Three studies examined the hypothesis that feeling tired along with feeling happy might be linked to the acceptance of atypical ideas. Consistent with this hypothesis, across 3 studies and using 2 different measures of accepting atypical ideas, feelings of happiness and tiredness interacted. When people were high in tiredness, as happiness increased, so too did acceptance of atypical ideas (choosing more unusual exemplars and suggesting more unusual solutions to the gestalt completion test). When people were low in tiredness, happiness had no effect on acceptance of atypical ideas. The studies also examined whether differences in sensation-seeking (Studies 1 & 2) and acquiescence (Study 3) mediated the effect, but neither consistently did so. This work suggests that the combination of feeling tired and happy may enhance acceptance of atypical or unusual ideas, which could potentially help creative thought.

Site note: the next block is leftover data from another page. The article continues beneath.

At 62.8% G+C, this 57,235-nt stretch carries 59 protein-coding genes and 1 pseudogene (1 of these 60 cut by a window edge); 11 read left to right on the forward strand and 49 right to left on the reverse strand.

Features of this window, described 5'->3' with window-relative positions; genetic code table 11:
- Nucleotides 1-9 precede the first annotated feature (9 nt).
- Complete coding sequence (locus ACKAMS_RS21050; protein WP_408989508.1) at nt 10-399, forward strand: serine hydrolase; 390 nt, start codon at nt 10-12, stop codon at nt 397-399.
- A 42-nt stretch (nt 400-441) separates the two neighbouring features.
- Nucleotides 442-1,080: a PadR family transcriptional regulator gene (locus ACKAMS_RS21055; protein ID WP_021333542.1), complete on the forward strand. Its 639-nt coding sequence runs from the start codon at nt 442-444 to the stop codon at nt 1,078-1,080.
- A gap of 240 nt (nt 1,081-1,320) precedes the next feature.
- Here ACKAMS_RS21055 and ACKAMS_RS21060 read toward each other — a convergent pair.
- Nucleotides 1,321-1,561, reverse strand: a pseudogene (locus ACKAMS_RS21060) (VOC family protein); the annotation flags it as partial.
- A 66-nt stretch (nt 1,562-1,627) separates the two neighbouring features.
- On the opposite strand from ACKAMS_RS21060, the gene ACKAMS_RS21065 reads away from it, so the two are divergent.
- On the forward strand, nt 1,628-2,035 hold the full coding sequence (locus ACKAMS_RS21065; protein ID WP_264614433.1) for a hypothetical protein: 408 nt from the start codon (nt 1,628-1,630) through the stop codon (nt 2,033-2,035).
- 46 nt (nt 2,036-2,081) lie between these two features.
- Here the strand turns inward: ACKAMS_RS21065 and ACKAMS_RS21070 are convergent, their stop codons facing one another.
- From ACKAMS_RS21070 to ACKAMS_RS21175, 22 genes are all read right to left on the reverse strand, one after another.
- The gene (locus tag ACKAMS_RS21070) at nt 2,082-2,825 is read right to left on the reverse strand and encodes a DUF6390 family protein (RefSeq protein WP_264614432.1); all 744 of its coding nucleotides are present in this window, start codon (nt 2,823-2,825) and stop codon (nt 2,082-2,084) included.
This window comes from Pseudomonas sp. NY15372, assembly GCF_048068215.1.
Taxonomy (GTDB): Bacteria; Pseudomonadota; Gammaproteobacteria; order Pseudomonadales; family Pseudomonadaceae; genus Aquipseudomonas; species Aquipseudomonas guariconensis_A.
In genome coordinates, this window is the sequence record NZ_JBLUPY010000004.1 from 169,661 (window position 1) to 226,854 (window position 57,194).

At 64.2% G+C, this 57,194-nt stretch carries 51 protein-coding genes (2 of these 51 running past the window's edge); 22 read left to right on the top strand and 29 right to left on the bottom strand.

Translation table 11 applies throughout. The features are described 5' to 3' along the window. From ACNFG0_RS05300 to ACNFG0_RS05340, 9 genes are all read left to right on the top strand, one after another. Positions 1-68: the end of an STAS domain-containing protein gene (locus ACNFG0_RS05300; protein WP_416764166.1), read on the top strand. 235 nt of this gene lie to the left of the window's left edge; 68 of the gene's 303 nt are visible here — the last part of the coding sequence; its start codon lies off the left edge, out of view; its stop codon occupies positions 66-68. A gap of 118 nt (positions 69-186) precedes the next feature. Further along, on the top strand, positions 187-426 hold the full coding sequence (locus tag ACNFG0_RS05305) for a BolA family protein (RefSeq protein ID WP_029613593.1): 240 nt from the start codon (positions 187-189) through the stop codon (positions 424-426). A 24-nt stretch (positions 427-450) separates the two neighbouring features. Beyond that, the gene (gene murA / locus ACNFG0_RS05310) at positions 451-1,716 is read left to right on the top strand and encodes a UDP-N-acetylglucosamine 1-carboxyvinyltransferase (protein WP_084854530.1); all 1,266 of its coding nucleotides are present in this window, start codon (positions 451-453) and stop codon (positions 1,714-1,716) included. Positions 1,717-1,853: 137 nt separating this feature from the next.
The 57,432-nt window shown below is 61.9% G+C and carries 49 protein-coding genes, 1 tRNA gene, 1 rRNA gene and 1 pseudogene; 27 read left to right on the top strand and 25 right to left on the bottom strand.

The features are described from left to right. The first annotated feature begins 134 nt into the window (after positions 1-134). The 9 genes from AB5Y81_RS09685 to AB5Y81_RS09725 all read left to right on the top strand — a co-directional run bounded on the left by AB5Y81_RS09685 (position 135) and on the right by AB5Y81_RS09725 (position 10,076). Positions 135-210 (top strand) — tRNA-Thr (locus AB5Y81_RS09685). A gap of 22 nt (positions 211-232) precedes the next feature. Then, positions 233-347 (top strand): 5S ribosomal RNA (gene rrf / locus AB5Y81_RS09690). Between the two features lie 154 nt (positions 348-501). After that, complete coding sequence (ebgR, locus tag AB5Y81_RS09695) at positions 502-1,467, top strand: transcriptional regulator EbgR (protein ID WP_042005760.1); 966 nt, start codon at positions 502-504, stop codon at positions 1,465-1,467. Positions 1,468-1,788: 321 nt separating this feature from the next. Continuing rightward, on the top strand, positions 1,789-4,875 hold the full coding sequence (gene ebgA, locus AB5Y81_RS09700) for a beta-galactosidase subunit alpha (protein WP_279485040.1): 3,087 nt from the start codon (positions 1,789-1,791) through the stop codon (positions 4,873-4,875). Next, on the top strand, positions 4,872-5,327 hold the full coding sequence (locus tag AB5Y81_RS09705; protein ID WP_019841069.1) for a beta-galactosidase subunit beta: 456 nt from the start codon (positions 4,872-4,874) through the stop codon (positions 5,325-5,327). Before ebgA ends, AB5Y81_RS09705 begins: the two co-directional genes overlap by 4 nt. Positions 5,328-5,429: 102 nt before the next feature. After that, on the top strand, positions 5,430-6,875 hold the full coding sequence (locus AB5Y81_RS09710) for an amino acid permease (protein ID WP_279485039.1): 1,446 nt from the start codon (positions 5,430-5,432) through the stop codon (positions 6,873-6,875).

All Science Journal Classification (ASJC) codes
- Developmental and Educational Psychology
- Visual Arts and Performing Arts
- Psychology (miscellaneous)